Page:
Muir Woods, a poem

illustration muir woods

Muir Woods, a poem

 

The eye is drawn, farther and farther

toward thin blue sky until the green feathery

 

tops of the trees are like the northern pole

on some dream planet. Your carsickness

 

from the ride up the mountain begins to fade,

leaving behind a breathless, weepy echo

 

not unlike your first religious fervor.

Then, you stared at Jesus’ sad face for hours,

 

wondering what it was that made him

love you. Here, it is the usual paralysis,

 

nerves made dumb by the unaccustomed

richness of perfect light. Vague, starry eyes

 

like yours feel at home. The air is weighty,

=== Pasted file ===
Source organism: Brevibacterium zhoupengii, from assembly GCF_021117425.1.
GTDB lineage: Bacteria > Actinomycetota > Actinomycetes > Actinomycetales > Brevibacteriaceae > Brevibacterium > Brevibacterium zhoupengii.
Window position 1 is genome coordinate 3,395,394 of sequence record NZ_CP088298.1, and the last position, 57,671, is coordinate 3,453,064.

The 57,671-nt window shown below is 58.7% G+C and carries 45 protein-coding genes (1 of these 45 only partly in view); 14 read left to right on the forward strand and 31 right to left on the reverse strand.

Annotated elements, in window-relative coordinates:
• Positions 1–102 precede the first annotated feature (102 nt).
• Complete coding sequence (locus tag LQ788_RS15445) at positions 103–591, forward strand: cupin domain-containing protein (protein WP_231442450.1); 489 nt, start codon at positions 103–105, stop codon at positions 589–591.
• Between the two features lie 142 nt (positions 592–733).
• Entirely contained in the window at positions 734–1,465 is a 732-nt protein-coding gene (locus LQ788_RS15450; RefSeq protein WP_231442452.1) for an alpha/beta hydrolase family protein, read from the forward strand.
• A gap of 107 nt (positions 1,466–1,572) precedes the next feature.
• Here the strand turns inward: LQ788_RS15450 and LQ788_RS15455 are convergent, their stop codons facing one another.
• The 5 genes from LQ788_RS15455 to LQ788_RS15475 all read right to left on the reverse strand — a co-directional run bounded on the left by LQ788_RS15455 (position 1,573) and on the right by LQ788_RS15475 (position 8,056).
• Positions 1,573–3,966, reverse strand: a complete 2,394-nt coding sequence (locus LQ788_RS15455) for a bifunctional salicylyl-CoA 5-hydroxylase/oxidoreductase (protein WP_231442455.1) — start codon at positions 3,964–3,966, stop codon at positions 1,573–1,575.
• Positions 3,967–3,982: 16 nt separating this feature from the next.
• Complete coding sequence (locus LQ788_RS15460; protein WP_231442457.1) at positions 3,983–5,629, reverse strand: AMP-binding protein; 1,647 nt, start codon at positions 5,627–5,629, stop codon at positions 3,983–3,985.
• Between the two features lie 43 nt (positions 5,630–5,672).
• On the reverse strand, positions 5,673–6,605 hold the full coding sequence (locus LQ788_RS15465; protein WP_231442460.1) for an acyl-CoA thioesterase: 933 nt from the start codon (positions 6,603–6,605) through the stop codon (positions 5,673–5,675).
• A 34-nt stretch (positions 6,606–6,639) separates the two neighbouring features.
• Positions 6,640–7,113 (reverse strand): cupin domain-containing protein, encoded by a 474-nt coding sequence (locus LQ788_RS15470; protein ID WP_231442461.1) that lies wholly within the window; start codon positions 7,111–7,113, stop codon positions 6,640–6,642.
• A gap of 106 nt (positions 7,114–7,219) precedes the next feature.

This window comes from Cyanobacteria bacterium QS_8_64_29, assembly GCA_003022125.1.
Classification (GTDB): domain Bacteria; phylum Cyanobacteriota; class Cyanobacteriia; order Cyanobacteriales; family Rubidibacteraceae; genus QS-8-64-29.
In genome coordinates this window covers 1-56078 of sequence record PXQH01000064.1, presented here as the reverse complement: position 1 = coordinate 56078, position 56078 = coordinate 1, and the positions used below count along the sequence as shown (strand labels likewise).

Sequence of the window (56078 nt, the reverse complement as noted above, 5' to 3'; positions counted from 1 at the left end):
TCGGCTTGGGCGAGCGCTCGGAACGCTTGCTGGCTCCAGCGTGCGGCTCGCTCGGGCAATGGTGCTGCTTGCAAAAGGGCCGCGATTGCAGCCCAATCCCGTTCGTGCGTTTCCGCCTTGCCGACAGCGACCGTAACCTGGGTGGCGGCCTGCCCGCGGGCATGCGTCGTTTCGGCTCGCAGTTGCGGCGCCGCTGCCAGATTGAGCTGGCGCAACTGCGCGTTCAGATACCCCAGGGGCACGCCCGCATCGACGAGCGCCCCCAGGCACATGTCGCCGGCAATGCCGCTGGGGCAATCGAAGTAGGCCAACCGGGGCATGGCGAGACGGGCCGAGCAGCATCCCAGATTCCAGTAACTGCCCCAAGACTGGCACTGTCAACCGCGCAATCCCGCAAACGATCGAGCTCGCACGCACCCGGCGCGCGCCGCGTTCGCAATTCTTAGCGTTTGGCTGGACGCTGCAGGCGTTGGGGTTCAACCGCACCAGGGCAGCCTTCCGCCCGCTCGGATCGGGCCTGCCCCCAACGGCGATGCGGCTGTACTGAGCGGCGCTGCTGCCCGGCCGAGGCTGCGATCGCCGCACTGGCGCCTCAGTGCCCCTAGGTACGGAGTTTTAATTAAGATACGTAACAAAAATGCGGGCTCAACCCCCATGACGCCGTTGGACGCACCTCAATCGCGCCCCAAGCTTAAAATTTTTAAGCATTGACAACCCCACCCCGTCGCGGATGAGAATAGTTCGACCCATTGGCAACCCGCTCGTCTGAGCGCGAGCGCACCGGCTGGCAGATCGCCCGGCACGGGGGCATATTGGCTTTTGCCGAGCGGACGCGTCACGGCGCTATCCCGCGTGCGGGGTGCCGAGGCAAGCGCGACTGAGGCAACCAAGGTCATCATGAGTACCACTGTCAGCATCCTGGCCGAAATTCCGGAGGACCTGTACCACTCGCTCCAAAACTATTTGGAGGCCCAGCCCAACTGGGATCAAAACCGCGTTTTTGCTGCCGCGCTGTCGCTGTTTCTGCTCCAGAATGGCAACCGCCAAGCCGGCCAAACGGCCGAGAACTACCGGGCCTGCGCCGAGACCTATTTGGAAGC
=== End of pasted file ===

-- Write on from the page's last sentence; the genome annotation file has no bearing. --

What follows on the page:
burdensome, solemn. Tall and slender, your guide

 

touches your wrist, and for a moment, you too

want to leave the surface of the earth

 

forever. Shyly, she picks up a tiny

pinecone, smaller than a toy. You laugh

 

when she tells you this is their seed:

all around, their ravaged, hollow

 

corpses litter the ground

like the bones of God.

 

In this place you feel helpless,

childlike, and you can understand a wish

 

to die here, never leave this hush.

They’re only trees, you tell yourself.

 

Yes, only trees, you think, standing still with

your neck bent back; wondering if they hear you.

 

1 Comment

Filed under beauty, earth, eternity, god, good, mortality, mysterious, nature, soul, spirit, spiritual, truth, universe, wood

One response to “Muir Woods, a poem

  1. Amber Danette

    I often wonder if the trees can hear us too :O) Lovely poem.

    Liked by 1 person

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